The treble of the Xcape is quite a bit more straightforward than the midrange. It is crisp, clear, and detailed – about on-par with the HiFiMan earphones in quality. The Xcape manages to sound analytical but at the same time neither cold nor bright – something very few other budget-minded earphones are able to accomplish. Admittedly, the RE-ZERO is slightly smoother but the difference isn’t great. Presentation-wise the Xcape is a bit more spacious than the RE0/RE-ZERO, which have more well-defined soundstage limits, but still falls within the confines of ‘average’ as far as higher-end in-ear earphones go. In addition, the RE-ZERO still sounds ‘bigger’ and more headphone-like on some tracks. The reason, I think, is that the soundstage of the Xcape, with its greater width and depth, is more tubular in nature while the RE-ZERO manages to cover more area on a plane (i.e. has better front-to-rear and top-to-bottom presence). Separation is very impressive and the crisp, clear treble gives the Xcape plenty of air.
One last point worth noting regarding the Xcape – though the earphone doesn’t require an amp, it is fairly inefficient and cuts hiss very well. Normal listening levels with the Xcape require 3-4 extra volume notches on my Cowon compared to the Head-Direct RE-ZERO and Brainwavz M3. An amp, even a relatively powerful one, can therefore easily be used to modify the sound signature of the earphones though I can’t recommend purchasing one just for the Xcape. Since the earphone is so well-balanced, a V-shaped amp will result in the earphone attaining a slight v-curve in its sound signature and vice versa.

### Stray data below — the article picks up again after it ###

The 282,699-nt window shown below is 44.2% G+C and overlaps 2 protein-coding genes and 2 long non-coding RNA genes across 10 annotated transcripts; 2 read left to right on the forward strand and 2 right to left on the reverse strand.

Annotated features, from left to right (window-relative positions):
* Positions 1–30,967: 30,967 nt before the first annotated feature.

Value (10/10) – The Sunrise SW-Xcape is a very impressive IEM any way you look at it. In terms of value-for-money it is clearly competition for the RE0/RE-ZERO crowd, not obviously displacing the HiFiMan earphones but rather offering a different flavor of the analytical dynamic signature. The slimmer housings of the Xcape are slightly friendlier towards those with smaller ears (though the RE0 shells are already difficult to fault) and the smooth, low-energy cable stays out of the way, just as it should. The Xcape also proves that the balance of the universe is not upset when a nice carrying case is included with an already high-bang/buck earphone (take note, HiFiMan!). Of course the most important factor is still the sound and on that front I can see personal preferences leaning a listener either way. Personally I still like the more liquid signature of the RE-ZERO better by a hair but could happily live with either earphone – and that’s something I don’t see myself saying about any two other midrange dynamics at the moment.
Pros: Comfortable; user-friendly; very clear, detailed, and well-separated sound
Cons: May be too dry or analytical for some